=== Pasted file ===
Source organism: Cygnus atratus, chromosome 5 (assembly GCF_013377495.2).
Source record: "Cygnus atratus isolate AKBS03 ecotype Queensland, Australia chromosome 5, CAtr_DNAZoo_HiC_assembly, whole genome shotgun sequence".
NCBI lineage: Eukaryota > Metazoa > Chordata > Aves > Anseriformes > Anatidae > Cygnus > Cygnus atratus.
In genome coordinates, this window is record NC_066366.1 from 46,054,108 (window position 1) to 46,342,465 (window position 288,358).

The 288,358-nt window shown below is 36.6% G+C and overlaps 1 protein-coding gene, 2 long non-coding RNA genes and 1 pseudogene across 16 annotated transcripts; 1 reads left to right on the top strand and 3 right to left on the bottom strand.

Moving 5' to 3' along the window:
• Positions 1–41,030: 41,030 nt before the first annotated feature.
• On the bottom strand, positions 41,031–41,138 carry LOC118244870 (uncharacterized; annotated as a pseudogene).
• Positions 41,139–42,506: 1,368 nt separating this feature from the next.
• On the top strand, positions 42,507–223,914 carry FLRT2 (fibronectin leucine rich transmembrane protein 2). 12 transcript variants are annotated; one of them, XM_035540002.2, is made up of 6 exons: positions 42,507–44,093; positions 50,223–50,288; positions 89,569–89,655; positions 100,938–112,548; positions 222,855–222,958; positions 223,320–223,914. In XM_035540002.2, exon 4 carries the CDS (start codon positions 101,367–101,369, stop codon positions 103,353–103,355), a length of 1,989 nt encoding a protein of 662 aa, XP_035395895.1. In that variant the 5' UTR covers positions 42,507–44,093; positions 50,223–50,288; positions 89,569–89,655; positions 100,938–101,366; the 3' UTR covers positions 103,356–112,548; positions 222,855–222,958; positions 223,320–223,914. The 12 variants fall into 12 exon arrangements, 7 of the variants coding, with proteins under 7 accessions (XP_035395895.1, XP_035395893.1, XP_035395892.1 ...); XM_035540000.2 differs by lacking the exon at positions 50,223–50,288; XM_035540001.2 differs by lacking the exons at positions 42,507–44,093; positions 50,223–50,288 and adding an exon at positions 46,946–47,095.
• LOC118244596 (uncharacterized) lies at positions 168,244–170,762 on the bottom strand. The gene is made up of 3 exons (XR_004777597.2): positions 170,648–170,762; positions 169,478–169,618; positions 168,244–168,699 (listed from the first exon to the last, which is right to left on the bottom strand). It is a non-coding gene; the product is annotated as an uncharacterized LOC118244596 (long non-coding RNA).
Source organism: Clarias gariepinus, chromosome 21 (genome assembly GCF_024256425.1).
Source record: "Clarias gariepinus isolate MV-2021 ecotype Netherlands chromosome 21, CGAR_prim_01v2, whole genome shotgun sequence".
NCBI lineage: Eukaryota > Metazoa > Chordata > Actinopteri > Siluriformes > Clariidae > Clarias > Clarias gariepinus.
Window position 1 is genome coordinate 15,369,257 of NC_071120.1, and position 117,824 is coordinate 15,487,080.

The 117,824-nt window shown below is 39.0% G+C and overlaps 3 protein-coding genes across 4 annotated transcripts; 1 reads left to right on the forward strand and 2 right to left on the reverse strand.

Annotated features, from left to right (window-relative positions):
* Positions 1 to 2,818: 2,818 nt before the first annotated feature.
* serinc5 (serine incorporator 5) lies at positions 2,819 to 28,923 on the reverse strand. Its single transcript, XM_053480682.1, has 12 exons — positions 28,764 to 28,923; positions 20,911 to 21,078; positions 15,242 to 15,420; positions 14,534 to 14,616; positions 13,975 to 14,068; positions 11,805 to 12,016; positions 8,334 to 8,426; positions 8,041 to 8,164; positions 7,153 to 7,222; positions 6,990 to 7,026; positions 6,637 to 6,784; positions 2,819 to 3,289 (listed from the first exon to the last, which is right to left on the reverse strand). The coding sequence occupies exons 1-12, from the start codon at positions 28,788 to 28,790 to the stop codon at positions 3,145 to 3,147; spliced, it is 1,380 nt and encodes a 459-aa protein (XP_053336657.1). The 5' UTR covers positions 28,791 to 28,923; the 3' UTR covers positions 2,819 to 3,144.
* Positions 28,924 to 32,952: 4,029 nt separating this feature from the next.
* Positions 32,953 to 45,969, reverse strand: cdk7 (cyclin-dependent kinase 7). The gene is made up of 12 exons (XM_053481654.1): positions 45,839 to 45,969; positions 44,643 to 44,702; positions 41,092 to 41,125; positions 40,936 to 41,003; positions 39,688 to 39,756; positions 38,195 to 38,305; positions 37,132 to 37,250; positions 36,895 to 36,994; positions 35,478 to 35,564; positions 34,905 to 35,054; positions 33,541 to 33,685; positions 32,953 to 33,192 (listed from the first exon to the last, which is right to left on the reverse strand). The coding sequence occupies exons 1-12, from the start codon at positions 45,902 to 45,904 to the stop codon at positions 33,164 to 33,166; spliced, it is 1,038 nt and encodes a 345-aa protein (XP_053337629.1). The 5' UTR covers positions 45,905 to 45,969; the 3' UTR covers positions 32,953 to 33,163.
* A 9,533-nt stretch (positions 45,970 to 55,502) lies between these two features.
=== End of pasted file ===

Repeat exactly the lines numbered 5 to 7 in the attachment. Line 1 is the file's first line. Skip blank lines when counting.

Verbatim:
The 288,358-nt window shown below is 36.6% G+C and overlaps 1 protein-coding gene, 2 long non-coding RNA genes and 1 pseudogene across 16 annotated transcripts; 1 reads left to right on the top strand and 3 right to left on the bottom strand.

Moving 5' to 3' along the window:
• Positions 1–41,030: 41,030 nt before the first annotated feature.